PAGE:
At the start of 2021, the UK took the world by surprise with a more successful than expected Covid vaccination programme. But just how successful it’s been depends on which numbers you’re looking at. England’s progress with the vaccine rollout is being judged against two separate population estimates. That’s one too many. When the estimates are this wide apart – 62.5 million against 56.5 million – it’s embarrassing and does not help the public’s understanding of Covid’s spread, or of how prepared we are against it.
These two measures and a lack of consensus on which to use makes it easy for different parts of England’s health system to tell different stories. The NHS pushes the cheery message that 85 per cent of adults are vaccinated. Meanwhile, the new UK Health Security Agency (UKHSA) – the body that replaced the generally pessimistic Public Health England (PHE) – is keen to emphasise the less impressive news that only 61 per cent are protected, presenting the number as a proportion of the whole population, including children and babies.
The mixed messaging is a failure of both the government’s statistics machine and the nation’s health service. The regulator – the Office for Statistics Regulation – has not banged any heads together. The lack of clarity leaves politicians and the media to toss around their alternative truths, leaving the public confused about the reality.
There are two competing estimates of England’s population against which to judge cases and vaccinations: the Office for National Statistics’ (ONS) mid-year figures for 2020, which put the number at 56.5 million, and the National Immunisation Management System (Nims), which estimates it to be 62.5 million. The latter is a near real-time database based on GP registrations and is the system used to call us up to be jabbed.
The ONS estimate is how the NHS reached its 85 per cent figure. Using the Nims estimate, as the UKHSA does, the proportion of adults jabbed is actually 76 per cent. Nims also tells us that the number of unvaccinated people in their 60s and 70s – critical if we are to understand the outlook for cases, illness and deaths – is three times the amount estimated by the ONS. These are massive differences.
In the spring and summer the existence of two measures didn’t matter much – the pressure was to get jabs in arms. The fact that the most vulnerable groups had 80-90 per cent coverage in just a couple of months was the focus. The more subtle statistical issues were secondary.
But now, as the nation’s response to the pandemic matures, the focus should be on why civil servants think it is acceptable to have one dataset suggesting there are one million unvaccinated over 50s while the other suggests there are well over two million. Being able to accurately assess the number of people at risk of being hospitalised or dying will be crucial to getting through the winter. Whatever forecast you make about the rate of elderly unvaccinated deaths in the months ahead using the ONS number – perhaps 5,000 deaths or 10,000 – the same assumptions will deliver a number in effect double if you use the Nims population data.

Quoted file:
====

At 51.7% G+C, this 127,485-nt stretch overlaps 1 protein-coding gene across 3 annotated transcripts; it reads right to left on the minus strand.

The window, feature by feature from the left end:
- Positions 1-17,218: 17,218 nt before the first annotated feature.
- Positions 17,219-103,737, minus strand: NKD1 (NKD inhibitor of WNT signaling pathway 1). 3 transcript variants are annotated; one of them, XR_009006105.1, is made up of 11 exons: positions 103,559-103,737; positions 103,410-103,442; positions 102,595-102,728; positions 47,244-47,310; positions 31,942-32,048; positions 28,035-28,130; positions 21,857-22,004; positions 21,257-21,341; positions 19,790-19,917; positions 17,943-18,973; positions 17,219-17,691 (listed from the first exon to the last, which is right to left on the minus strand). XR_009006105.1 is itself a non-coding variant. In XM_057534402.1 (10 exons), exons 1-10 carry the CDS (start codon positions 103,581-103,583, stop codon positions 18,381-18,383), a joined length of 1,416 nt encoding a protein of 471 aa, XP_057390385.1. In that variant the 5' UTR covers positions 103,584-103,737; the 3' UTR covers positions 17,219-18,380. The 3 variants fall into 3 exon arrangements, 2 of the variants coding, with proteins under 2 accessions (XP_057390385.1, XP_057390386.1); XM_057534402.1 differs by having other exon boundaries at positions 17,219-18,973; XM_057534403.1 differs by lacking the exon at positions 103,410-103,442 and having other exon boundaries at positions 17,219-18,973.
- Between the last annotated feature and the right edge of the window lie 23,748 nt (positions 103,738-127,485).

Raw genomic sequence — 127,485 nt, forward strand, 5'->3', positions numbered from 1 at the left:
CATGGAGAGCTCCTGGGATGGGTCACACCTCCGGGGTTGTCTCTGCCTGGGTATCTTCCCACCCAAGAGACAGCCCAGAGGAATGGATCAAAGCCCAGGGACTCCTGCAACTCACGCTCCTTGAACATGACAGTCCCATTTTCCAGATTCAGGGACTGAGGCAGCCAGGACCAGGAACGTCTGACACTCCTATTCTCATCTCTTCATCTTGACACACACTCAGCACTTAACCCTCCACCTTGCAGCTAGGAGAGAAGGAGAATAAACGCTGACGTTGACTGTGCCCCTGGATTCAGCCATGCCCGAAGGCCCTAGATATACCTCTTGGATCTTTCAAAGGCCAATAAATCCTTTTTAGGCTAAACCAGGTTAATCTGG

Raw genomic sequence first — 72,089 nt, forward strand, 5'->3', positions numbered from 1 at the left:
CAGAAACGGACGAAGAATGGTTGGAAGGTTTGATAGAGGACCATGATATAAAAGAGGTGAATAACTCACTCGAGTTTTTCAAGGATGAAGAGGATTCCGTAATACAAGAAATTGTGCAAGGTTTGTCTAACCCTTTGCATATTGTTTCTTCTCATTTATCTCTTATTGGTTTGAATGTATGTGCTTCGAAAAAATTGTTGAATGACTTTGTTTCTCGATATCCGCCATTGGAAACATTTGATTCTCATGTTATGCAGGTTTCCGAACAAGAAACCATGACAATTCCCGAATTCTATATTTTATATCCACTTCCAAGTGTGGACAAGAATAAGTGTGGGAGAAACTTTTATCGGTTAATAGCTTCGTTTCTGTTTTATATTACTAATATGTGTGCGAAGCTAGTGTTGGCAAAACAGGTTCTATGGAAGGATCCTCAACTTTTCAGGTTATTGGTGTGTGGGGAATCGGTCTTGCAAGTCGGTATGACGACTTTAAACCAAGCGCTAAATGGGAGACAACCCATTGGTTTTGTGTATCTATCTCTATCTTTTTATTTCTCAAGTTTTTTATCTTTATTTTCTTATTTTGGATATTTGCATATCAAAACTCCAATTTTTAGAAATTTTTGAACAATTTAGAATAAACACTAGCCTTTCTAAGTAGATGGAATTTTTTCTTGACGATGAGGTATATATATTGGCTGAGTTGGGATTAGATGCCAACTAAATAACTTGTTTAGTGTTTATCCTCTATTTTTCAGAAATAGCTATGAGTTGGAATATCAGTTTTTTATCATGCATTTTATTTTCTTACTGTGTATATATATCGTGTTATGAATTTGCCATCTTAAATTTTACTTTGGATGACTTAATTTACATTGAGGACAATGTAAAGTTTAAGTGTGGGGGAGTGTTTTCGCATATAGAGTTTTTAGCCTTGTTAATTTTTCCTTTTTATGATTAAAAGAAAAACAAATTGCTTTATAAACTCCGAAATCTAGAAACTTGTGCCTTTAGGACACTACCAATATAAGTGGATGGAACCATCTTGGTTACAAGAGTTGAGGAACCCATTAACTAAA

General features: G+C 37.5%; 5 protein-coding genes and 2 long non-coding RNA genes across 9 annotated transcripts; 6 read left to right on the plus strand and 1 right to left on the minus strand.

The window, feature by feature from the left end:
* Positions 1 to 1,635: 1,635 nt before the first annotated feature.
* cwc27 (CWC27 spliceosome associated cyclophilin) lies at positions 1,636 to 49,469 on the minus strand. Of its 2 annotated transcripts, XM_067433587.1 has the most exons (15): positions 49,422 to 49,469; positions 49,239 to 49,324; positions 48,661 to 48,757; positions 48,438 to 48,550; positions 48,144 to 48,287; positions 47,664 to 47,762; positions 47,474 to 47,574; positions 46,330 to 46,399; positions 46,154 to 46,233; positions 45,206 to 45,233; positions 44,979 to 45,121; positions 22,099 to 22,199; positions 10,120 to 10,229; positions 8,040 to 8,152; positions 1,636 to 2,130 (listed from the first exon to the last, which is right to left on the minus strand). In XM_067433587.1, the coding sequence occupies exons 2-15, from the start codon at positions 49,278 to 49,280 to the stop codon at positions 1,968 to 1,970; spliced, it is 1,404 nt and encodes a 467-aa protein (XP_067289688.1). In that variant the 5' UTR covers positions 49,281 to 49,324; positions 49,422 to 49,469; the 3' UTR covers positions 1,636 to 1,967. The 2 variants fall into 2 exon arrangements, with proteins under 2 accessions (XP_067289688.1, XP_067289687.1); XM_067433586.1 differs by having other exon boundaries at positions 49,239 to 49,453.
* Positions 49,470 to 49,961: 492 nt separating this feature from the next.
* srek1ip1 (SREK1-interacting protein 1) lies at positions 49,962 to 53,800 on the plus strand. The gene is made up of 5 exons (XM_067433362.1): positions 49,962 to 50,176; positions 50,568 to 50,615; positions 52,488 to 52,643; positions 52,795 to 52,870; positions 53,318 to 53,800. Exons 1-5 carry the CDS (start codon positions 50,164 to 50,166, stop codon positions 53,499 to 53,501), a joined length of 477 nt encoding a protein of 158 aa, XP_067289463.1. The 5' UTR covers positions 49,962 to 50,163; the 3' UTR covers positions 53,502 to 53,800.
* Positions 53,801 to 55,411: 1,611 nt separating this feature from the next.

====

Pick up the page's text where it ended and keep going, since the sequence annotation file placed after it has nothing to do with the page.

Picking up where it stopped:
So which estimate is better? Alarmingly, the regulator has neither asked nor answered that question. The ONS and the health service will each be faithful to its own numbers even though they, more than most, are familiar with the quirks of their data. No weakness must ever be shown.
Each set of data has its flaws. Nims, as a health register-based list, is a likely overestimate of the population, as many people who have left the country will often not deregister from their GP. At the same time, the ONS estimates are structured in a way to end up with too low a count. Undercount is a common problem with most surveys and censuses. Although we will never know the true number, the best population figure probably lies between the two estimates.
The regulator has said nothing more than the bland and far from specific “… there should be greater clarity on the denominators”. There certainly should be – but such clarity ought to be a demand made of ministers and the health body CEOs, not a polite request sent to mid-ranking civil servants.
If the independent structure of statistics governance is not delivering the key facts for policy or data that “serve the public good”, it might be time to get political control reasserted. The public good is not being served by these disparate numbers.
Simon Briscoe is director of the Data Analysis Bureau.
Photograph by Tolga Akmen/AFP via Getty Images